Health Canada has approved these tests for use only at point-of-care and are generally intended to supplement but not completely replace lab-based polymerase chain reaction (PCR) testing, which still remains the best option for confirming a negative or a positive result. Likewise, the intention is to administer these tests in high-risk workplaces where rapid initial results could assist in quickly isolating positive cases such as long-term care homes.[xxi]  Given their potential use to detect COVID-19 cases in long-term care, other jurisdictions in Canada are using rapid tests at least to a limited degree.

In late November, for example, Ontario announced that it would be using new COVID-19 rapid tests to provide faster results in regions of high transmission as well as rural and remote areas. In particular, as an additional tool to help keep essential workers safe, rapid tests will also be used to screen staff in long-term care homes and select workplaces. In its media release, it noted that Panbio rapid antigen tests have already been deployed to six long-term care operators for potential use in over 30 care homes.[xxii]

  1. Experiences from other jurisdictions

Modelling studies suggest routine testing in staff of high-risk settings such as long-term care homes or assisted living can prevent outbreaks and COVID-19 cases. A recent pilot initiative in the Toronto District School Board, for example, identified 19 asymptomatic cases as were able to isolate the affected while also keeping the school open.[xxiii]

While Canadian provinces are starting to look further at the use of rapid testing in long-term care, they are already been in place in other jurisdictions including the U.S. and Germany. In the U.S., for example, since late July, the federal government has sent rapid testing machines to more than 14,000 long-term care facilities in an attempt to identify outbreaks faster and stem the tide of the virus, which has had a particularly hard toll on the elderly living in nursing homes and other assisted living facilities.[xxiv]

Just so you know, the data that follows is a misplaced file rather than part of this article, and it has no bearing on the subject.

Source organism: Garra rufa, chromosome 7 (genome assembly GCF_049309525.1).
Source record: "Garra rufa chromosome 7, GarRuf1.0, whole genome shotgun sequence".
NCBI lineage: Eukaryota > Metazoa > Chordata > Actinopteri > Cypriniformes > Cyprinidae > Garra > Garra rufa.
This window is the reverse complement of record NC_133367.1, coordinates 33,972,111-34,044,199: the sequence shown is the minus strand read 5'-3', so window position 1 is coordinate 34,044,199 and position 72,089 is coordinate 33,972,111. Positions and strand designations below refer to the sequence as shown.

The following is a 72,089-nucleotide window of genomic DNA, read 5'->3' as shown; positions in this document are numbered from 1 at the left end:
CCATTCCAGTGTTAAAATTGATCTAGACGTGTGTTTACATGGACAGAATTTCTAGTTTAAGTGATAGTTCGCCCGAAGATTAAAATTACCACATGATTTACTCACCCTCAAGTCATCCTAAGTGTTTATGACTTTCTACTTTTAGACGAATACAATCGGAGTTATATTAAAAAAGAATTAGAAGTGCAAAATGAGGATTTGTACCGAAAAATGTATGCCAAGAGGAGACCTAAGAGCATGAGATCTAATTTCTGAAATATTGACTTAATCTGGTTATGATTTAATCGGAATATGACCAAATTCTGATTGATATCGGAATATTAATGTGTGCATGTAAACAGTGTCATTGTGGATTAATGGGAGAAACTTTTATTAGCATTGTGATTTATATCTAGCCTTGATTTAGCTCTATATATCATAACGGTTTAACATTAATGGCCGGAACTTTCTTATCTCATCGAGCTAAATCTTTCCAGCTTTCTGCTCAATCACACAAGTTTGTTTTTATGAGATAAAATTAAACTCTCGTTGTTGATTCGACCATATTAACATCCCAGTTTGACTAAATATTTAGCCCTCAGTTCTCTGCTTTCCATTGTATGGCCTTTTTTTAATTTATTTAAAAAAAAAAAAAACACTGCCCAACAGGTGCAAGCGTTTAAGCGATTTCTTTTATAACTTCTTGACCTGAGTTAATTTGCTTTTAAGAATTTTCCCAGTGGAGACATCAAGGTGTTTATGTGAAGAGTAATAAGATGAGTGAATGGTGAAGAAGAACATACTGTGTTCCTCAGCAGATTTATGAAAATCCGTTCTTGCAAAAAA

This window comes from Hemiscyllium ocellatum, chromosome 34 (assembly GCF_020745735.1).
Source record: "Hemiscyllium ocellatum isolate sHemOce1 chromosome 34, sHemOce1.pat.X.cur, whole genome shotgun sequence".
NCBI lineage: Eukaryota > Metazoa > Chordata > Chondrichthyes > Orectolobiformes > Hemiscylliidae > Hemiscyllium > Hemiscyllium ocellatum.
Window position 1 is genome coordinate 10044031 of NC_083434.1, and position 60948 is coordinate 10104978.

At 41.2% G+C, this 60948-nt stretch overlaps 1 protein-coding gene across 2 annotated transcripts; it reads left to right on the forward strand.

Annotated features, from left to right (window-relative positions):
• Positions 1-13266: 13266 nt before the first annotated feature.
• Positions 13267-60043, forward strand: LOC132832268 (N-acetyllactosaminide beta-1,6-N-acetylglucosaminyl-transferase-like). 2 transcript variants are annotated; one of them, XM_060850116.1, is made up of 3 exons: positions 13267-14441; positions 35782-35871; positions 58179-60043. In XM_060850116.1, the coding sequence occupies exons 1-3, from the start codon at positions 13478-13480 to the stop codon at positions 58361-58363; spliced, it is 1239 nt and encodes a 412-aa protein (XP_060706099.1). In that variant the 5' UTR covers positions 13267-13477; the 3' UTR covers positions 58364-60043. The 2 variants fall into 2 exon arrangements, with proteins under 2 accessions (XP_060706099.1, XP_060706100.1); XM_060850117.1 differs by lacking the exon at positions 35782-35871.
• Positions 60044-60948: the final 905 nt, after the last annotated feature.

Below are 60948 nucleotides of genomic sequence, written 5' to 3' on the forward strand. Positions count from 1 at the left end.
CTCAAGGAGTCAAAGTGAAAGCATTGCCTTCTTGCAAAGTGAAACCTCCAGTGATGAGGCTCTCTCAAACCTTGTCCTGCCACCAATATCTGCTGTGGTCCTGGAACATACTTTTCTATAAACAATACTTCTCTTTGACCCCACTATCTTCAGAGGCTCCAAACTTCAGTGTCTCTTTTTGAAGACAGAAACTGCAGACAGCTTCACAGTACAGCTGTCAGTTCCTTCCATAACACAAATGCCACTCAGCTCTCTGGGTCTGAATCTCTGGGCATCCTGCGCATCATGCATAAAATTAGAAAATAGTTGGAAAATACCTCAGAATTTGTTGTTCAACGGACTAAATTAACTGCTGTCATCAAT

While welcomed by many sites in the U.S., the main concern expressed by nursing homes has been reliability of the rapid, point-of-care antigen tests after reports that the devices had been producing a lot of false negatives.[xxv]Likewise, despite being used much more widely it is not clear to what extent these tests may have actually curbed spread of COVID-19. A report released in early December 2020 by the American Health Care Association/National Center for Assisted Living, for example, revealed that cases among residents at long-term care and assisted living facilities grew by more than 177% (5877 to 16257) from mid-September to mid-November.[xxvi]

Germany has also been widely using point of care testing, as in mid-October the Federal Ministry of Health announced the introduction of rapid antigen testing to reduce the risk of infection with COVID-19 in care homes and to enable homes to stay open to visitors. Its Ministry also acknowledges that although rapid antigen tests may be less reliable than PCR tests, it has the advantage to identify infection in real-time, with test results being available within 15 to 20 minutes.[xxvii]

In Germany guidelines developed by the Robert Koch Institute recommend point-of-care testing to be made available in care homes and other facilities that deliver health services (e.g. hospital, day surgery facility, dialysis centre) or provide care to vulnerable groups (care home for older people and people with disabilities, domiciliary care providers), if they are located in an area with an infection rate of 50 or over per 100,000 population over the last seven days.[xxviii] While rapid testing has been introduce more broadly in Germany, it has not been without challenges, including as identified in recent study:

  • Some care homes have had difficulty procuring tests due to supply shortages, ending up in a situation not unlike the shortage of PPE;